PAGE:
One admirable quality about Finley is his consistency. But the constant deterioration of his franchises and his knack for alienating both his players and his teams' fans aren't admirable. If the right people are doing the selling, one can sell anything to anyone, anywhere, anytime.
I hope that the other owners and the American League won't attempt to bail Finley out of his current mess. Maybe the embarrassing situation that he faces with the Coliseum will teach him a lesson.
I believe that the other American League owners must do their part to oust Charles Finley, otherwise the A's franchise will never again amount to anything. Baseball's brass hats never act unless alerted by a sudden weightless feeling in their pocketbooks. A few more red-ink-stained trips out here, however, should convince them that it is in their interest to buy the club from Finley and sell it to someone ready, willing and able to run it correctly. As long as Finley owns the club, the A's will continue to be an embarrassment not only to the Bay Area, but also to the league—despite the efforts of the young, hustling Oakland players, who deserve better.
In your article you said, "Once inside [the Oakland Coliseum], the odds on catching a foul ball are much better than anywhere else." That is so true. Last year I caught five foul balls during one game. That's the only reason I go to A's games—for foul balls. As for the A's, who cares? I'm a Giants fan.
FATHERS AND SONS
I appreciated your article on decathlon historian and figure filbert Frank Zarnowski (He's Every Inch a Decathnut, May 7). I am an ardent fan of the decathlon, and my roommate, David Lee Steen, is Canada's and the University of California's premier competitor in this grueling competition.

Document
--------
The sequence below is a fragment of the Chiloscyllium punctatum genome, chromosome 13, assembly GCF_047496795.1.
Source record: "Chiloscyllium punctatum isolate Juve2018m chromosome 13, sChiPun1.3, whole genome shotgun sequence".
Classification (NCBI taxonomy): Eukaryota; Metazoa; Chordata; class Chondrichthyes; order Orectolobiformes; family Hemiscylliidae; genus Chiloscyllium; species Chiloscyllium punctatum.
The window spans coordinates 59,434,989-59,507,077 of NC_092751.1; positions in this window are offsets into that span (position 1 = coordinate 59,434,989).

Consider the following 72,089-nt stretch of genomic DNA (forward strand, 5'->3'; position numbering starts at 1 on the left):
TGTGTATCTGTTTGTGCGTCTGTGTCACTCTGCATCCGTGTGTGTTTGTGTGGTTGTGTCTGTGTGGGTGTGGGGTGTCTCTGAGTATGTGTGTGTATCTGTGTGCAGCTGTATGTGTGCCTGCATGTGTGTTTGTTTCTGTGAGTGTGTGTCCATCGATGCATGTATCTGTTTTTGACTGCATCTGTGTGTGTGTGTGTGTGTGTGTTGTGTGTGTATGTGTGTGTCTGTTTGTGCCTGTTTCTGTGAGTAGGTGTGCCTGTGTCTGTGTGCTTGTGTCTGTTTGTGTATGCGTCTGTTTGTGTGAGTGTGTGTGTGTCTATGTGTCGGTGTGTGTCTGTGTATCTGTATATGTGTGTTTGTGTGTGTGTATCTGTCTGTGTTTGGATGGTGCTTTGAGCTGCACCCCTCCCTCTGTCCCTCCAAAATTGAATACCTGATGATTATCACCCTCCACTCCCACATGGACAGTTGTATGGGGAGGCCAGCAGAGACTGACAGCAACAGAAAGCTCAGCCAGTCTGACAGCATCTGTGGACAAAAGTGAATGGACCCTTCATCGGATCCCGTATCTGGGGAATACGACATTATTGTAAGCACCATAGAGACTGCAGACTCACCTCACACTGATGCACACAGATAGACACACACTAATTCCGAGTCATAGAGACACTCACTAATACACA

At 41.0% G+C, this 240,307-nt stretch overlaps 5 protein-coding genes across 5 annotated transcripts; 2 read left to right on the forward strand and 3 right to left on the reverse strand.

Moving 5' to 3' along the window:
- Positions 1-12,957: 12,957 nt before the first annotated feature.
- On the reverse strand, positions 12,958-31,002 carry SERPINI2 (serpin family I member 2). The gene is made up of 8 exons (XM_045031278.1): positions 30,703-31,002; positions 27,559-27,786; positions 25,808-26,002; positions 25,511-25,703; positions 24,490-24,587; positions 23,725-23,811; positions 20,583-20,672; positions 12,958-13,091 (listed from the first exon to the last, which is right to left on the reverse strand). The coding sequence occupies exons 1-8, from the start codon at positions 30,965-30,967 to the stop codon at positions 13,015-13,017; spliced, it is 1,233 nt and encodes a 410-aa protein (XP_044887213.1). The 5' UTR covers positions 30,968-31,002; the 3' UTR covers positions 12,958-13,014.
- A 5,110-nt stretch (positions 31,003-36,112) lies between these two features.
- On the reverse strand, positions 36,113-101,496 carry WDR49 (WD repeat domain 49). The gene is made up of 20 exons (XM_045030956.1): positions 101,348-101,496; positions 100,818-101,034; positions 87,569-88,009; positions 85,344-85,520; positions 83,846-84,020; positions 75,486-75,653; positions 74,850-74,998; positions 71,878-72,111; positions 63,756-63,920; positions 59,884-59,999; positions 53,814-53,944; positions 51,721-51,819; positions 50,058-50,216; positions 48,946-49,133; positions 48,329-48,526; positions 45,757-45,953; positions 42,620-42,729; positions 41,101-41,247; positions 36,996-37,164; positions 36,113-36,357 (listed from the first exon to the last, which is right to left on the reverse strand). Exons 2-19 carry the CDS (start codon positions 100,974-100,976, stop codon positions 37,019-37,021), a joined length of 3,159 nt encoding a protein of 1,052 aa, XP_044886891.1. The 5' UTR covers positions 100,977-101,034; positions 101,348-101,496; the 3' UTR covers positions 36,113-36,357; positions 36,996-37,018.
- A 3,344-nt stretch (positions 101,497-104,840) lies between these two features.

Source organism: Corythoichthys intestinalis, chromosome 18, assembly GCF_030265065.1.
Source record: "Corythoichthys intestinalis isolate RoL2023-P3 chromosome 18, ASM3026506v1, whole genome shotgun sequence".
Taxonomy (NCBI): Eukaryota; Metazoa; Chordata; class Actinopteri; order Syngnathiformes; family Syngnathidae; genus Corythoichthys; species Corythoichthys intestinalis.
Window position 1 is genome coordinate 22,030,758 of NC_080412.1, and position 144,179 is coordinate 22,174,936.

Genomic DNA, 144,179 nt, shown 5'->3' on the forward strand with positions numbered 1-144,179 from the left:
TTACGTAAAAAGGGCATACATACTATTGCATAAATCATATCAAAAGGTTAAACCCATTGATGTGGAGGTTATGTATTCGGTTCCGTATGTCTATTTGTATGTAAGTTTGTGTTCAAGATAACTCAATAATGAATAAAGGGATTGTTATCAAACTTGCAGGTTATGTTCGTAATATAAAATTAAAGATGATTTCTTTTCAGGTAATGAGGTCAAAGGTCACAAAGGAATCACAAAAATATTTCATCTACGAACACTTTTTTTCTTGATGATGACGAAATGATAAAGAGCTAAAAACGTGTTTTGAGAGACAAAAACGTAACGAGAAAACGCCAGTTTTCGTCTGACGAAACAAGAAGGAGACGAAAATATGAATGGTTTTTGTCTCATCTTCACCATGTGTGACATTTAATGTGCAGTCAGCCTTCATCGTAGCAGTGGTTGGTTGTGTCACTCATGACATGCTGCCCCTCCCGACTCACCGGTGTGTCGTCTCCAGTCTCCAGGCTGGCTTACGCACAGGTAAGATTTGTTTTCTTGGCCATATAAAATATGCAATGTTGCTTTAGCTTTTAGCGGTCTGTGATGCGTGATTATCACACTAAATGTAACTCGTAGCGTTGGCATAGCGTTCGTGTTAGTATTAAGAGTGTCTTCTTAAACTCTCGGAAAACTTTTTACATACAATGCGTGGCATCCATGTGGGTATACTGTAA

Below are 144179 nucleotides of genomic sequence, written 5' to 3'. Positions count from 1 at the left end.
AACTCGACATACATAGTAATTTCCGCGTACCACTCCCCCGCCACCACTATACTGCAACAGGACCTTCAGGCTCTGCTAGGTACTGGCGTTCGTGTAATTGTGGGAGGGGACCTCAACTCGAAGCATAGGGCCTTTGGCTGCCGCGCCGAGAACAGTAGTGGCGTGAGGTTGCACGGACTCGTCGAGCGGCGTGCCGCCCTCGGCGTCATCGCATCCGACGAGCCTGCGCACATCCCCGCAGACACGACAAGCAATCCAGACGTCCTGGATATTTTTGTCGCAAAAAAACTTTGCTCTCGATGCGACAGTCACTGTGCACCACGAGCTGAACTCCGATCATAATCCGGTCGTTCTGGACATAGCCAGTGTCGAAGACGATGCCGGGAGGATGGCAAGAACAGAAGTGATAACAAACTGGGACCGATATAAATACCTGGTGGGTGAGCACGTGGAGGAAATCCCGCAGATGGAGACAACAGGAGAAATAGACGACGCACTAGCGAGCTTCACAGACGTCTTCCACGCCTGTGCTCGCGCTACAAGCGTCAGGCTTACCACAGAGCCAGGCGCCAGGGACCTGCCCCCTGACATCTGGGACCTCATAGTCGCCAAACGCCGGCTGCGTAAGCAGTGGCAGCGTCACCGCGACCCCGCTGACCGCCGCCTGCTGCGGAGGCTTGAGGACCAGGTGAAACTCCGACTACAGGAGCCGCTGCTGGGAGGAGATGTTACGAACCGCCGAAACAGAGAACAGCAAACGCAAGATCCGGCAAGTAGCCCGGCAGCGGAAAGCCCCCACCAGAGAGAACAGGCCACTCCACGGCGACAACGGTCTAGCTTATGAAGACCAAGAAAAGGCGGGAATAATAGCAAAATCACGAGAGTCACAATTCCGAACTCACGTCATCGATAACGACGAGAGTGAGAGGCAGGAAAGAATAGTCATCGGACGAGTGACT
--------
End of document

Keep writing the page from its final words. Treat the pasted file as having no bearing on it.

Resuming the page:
Zarnowski cites the Mulkeys—Phil and Phil Jr.—of the U.S. as the world's father-son decathlon champions, with a combined total of 14,548 points. He further claims that the Jewlews, senior and junior, of the U.S.S.R., are second with an aggregate of 14,451 points. After your article was published, my roommate scored 7,647 points in the Pac-10 decathlon championships in Tempe, Ariz. on May 16-17. Add this to the 6,860 points Dave's father, Donald Steen, scored in Eugene, Ore. on May 4-5, 1957, and the Steens, with a total of 14,507, surely outpoint the second-place Soviets.
Additionally, Donald Steen's total was based on the 1950 scoring tables. If you convert his marks to today's tables, I believe that the Steens have the world father-son record.
Thanks for your article on Ty Stofflet (This Guy Can Rise It, Drop It and Pop It at 104 mph. May 28). As a dabbler in the art of fast-pitch softball hurling, I can appreciate his sacrifices and admire his accomplishments.
It was also encouraging to see coverage of the fast-pitch game, which requires much more skill and dedication than does its more popular counterpart, slow-pitch.
Perhaps, in time, fast-pitch will regain popularity. Until then, we fast-pitch players can take solace in the fact that our game is a sport, while slow-pitch is just a recreation.